hiking
6 months ago

Sunrise hike. Absolutely perfect!

hiking
muddy
rocky
scramble
6 months ago

The first half is wooded and relatively flat. Once you get above the tree line it gets tough. It isn’t the steepness, but the loose soil. It is almost like scrambling on loose deep sand. It was rainy today which made it tough. An Elk walked about 15 yards i. Front if me and practically gave me a cardiac arrest.

hiking
rocky
scramble
snow
6 months ago

Awesome hike. Beautiful view. Will do again. It’s hard. I’d consider myself an intermediate hiker and this was the hardest hikes I’ve ever gone on. The terrain changes a lot. Woodsy entry for a couple miles till you hit the timberline. Then turns into a bolder field followed by smaller boulders and steeper. Finally snow covered and very icy! Elevation gets more extreme the further up you go. Definitely recommend pacing yourself early on! Bring 3+ liters of water. I drank all three by the end. Gear will be your best friend. Crampons, good hiking boots, soft shell pants, short sleeve, long sleeve, puffy jacket, beanie, and good gloves (those boulders are sharp). I didn’t bring poles, but I would next time.

hiking
6 months ago

Epic!! Wow, I would definitely do this again. Being on the edge of the crater, the views of Rainier, Adams, Hood, amazing. Weather was perfect. Trail conditions were as good as they’ll get. At a mod-fast pace took about 4 hours moving.

scramble
6 months ago

Hiked to the top on November 10th. were at the trailhead at 7:30 and parking lot was full. The weather was absolutely perfect with clouds down below and beautiful weather above. Never wore more than my base layer and wind jacket. Took us 8 hours to get up-and-down as we had a slow member of our group. Could have made it in 7. There must have been 70 to 80 people on the mountain that day.

hiking
rocky
scramble
6 months ago

blowdown
off trail
rocky
6 months ago

We hiked the summit on november 9th. the weather was pretty bad, had no clear sights unfortunately. last 1 mile was extremely windy + rainy but there was no snow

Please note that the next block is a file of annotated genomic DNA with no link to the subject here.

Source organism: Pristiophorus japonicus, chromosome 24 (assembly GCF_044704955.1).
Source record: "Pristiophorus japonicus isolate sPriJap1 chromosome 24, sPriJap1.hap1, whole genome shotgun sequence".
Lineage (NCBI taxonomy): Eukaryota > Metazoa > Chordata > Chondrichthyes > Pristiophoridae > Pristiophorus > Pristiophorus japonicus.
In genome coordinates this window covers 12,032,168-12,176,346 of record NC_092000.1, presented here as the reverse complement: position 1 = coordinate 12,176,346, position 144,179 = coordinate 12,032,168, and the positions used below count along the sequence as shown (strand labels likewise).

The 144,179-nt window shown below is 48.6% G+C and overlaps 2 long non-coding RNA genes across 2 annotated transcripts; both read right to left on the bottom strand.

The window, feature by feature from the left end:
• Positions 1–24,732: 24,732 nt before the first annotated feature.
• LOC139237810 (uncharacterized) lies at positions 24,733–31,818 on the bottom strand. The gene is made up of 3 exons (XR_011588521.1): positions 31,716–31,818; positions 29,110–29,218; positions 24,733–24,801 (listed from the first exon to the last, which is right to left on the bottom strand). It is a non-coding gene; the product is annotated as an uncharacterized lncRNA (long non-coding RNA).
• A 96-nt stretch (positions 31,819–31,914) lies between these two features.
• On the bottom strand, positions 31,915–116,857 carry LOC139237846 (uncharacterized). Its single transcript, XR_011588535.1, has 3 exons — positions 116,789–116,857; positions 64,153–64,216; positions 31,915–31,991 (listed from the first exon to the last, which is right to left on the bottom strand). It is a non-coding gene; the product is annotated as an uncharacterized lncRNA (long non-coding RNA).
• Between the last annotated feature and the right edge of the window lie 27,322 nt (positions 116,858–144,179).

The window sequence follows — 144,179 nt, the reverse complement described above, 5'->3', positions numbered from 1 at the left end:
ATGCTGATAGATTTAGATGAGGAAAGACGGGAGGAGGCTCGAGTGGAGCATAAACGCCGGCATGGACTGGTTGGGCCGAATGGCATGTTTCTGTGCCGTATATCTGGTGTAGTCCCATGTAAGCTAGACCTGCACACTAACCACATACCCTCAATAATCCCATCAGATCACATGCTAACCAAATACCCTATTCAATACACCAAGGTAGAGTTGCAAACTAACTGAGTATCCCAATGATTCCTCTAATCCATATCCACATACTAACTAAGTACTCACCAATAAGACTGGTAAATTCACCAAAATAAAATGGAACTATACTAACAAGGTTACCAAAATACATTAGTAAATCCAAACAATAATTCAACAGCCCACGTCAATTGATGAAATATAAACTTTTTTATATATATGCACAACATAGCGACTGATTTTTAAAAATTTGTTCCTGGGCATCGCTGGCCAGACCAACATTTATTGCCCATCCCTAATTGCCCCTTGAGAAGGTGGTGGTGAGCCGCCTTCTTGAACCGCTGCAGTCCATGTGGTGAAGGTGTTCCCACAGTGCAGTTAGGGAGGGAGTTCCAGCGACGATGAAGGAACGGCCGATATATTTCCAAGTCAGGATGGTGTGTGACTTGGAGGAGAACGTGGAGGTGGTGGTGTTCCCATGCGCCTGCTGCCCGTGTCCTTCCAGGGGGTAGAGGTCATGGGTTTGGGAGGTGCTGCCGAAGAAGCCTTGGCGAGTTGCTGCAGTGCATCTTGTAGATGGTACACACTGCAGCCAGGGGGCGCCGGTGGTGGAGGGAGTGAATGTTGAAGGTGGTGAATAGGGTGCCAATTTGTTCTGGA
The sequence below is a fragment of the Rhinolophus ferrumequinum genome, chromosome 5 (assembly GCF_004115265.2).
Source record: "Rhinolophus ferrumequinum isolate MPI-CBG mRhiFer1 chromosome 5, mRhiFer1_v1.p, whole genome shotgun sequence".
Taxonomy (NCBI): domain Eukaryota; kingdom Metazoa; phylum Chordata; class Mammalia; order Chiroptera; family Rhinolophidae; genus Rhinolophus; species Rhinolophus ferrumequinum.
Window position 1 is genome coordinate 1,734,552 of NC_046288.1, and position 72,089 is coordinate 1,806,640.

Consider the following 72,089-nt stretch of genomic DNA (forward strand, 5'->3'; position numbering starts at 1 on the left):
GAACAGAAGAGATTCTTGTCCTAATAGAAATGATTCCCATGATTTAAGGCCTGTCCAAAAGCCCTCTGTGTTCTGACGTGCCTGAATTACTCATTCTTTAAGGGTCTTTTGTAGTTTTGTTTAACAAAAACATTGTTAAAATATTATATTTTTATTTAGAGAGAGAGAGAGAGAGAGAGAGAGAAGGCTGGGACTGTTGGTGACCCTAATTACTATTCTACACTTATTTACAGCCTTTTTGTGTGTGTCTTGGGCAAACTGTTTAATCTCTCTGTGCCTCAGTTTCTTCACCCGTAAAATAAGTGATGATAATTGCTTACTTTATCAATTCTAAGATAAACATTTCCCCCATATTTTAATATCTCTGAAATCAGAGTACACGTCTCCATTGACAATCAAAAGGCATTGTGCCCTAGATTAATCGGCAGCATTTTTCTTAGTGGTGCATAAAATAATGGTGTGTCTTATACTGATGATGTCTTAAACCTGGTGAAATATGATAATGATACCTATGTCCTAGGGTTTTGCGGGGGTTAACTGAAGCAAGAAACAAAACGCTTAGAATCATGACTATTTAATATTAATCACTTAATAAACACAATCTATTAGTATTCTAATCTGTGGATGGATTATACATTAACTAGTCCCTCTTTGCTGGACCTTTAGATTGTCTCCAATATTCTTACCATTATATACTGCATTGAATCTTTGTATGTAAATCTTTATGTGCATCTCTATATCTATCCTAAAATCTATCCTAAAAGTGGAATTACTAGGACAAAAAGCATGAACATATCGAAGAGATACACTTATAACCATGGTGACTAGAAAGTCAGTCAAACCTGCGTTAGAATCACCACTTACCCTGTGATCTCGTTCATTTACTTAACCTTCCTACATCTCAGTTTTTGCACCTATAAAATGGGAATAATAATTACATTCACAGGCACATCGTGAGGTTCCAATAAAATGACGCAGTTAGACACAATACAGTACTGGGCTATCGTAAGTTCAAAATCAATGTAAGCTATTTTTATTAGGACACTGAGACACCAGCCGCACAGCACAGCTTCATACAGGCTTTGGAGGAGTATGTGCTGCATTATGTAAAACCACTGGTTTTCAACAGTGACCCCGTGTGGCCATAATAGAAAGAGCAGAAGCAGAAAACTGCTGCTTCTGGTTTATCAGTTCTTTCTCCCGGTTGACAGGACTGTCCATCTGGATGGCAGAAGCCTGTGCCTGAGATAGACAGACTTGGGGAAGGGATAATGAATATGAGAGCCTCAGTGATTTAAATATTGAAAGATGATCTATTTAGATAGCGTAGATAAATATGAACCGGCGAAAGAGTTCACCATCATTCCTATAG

6 months ago

11/7 Epic!!! Assuming you already know that it's a challenging hike and you should really be prepared... it was perfect today! Seven-and-a-half hours total moving time. The visibility was so beautiful we could see Mount Baker and Mount Washington. Stunning views of Mount Rainier, Mount Adams, & Mount Hood. A few snow patches, which made glissading a lot of fun. But microspikes and gaiters got a free ride in the backpack, as they were not needed today. Remarkable weather for November! The view into the crater was excellent, including sulfur emissions from the dome! You need to 2 trekking poles, sunglasses, a buffy, leather work gloves or canvas garden gloves for the sharp volcanic rock during the Boulder Field, and a minimum of 3 to 4 L of water. I wish I had remembered to bring my anti-inflammatories , but super happy we had headlamps and flashlights, since we stayed for sunset. A Northwest Forest Pass is required for parking at Climber's Bivouac. It's not easy, but it's spectacular, incredible, and worth it!!!

hiking
scramble
6 months ago

Absolutely stunning ! The road to the climbers bivouac was easy in a sedan and in the dark. This was my first “summit” and as others have posted no gear was necessary, poles were very helpful for the way down. Highly recommend before the winter weather rolls in.